Recent books have examined every aspect of leadership. Few have addressed challenges for those of us who follow, that is to say everyone at some time in our lives. There are a few exceptions. Abraham Zaleznik wrote about "The Dynamics of Subordinacy" more than four decades ago. Fifteen years ago, Jack Gabarro and John Kotter published a piece called "Managing Your Boss," in which they advocated: (1) understanding your boss and his or her "goals and objectives, pressures, strengths, weaknesses, blind spots, and preferred work styles"; (2) understanding yourself and your needs, including "strengths and weaknesses, personal style, and predisposition toward dependence on authority figures"; and (3) developing and maintaining a relationship that is centered around such things as frequent communication, an understanding of mutual expectations, dependability and honesty, and selective use of "your boss's time and resources."
Now Barbara Kellerman in her new book, Followership, asks where leaders would be without good followers. This question may be particularly significant in an age when followers find it easier to organize by means of the Internet at the same time that, in Kellerman's opinion, "cultural constraints against taking on people in positions of power, authority, and influence have been weakened." Kellerman goes on to say: "The fact is that followers are gaining power and influence while leaders are losing power and influence." In fact, in recent years we have seen management experiments with teams in which it is difficult to identify a leader.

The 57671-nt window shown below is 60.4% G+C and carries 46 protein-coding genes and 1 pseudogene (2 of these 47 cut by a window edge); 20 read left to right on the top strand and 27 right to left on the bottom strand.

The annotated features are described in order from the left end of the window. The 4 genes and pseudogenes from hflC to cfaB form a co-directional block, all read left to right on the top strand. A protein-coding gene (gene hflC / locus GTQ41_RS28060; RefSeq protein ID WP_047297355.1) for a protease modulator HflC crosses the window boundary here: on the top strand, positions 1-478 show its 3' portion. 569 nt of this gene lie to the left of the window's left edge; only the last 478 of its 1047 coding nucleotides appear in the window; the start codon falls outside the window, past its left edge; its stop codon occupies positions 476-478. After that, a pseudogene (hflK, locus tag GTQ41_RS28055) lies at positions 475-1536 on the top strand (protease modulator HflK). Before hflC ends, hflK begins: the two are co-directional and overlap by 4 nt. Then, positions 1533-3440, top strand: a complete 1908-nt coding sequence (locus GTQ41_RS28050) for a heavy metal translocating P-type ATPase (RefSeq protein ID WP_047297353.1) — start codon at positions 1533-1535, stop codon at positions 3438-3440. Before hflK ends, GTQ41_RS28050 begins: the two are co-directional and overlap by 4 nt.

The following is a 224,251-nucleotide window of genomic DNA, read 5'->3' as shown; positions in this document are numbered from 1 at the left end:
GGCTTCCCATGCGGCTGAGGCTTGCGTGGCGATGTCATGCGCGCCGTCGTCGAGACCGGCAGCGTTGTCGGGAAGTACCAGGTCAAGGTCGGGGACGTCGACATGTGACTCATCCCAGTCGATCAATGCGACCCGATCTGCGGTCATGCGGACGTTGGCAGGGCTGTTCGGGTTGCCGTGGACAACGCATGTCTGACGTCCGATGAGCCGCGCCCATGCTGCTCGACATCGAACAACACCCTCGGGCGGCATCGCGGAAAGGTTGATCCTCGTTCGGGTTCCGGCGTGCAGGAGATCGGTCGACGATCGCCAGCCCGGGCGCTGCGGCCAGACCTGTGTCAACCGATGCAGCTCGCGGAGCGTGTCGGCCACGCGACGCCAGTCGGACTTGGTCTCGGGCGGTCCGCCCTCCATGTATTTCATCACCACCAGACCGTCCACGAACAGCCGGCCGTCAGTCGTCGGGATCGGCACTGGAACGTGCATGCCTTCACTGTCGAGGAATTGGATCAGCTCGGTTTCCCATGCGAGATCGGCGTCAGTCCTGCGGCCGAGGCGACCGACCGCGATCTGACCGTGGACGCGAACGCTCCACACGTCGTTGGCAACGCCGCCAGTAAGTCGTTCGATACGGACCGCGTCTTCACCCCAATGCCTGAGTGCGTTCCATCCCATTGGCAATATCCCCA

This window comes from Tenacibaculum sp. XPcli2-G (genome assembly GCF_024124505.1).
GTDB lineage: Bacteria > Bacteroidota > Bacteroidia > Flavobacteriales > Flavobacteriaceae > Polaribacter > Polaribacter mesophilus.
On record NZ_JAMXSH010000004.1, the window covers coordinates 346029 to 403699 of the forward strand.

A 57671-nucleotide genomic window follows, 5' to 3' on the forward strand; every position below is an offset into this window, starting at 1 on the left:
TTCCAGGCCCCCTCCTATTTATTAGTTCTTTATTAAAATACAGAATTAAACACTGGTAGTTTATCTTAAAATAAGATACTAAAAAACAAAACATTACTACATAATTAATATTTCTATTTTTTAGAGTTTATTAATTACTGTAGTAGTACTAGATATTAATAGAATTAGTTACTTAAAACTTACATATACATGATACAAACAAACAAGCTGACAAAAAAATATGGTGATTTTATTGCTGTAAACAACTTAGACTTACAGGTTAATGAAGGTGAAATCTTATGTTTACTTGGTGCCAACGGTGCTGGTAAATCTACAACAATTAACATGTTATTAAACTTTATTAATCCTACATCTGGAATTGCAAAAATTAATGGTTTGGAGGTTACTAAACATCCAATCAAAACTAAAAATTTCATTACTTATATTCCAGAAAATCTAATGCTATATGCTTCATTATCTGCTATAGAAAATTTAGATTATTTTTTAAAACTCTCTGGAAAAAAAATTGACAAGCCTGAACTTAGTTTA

Kellerman describes five types of followers: isolates (completely detached), bystanders (observers only), participants (engaged), activists (who feel strongly and act accordingly, both with and against leaders), and diehards (deeply devoted). Dismissing the first two groups as antithethical to good followership, and by extension, potentially supportive of bad leadership (as in Nazi Germany), she focuses on behaviors of the other three types. Of these three, "participants" seem to me to offer the most potential for long-term, productive relationships between subordinates and their bosses, particularly in large organizations. Participants work hard either in support of or against the policies and practices of their leaders. As Kellerman puts it, "they care enough … to try to have an impact."
Clearly it's in the best interests of successful leaders to understand and capitalize on the needs of such subordinates. Leaders need to be constantly aware of something that several of us have discovered in our research: Every decision made by a leader—particularly decisions involving hiring, recognizing, and firing people—is judged by 10 or 15 subordinates, who regard the "fairness" of those decisions as one of the most important factors in the quality of their work life.
This observation raises some questions for us. As a follower, what advice would you give to other followers wishing to have an impact on their jobs and organizations? As a leader, what do you do to foster good followership? Why isn't followership addressed by business school curricula along with leadership? Does it belong in a course of study? Or does this just run the risk of deteriorating into a discussion of how to manipulate your boss? What do you think?
To Read More:
John J. Gabarro and John P. Kotter, "Managing Your Boss," Harvard Business Review, May-June, 1993
Barbara Kellerman, Followership: How Followers Are Creating Change and Changing Leaders (Boston: Harvard Business Press, 2008)
Abraham Zaleznick, "The Dynamics of Subordinacy," Harvard Business Review, May-June, 1965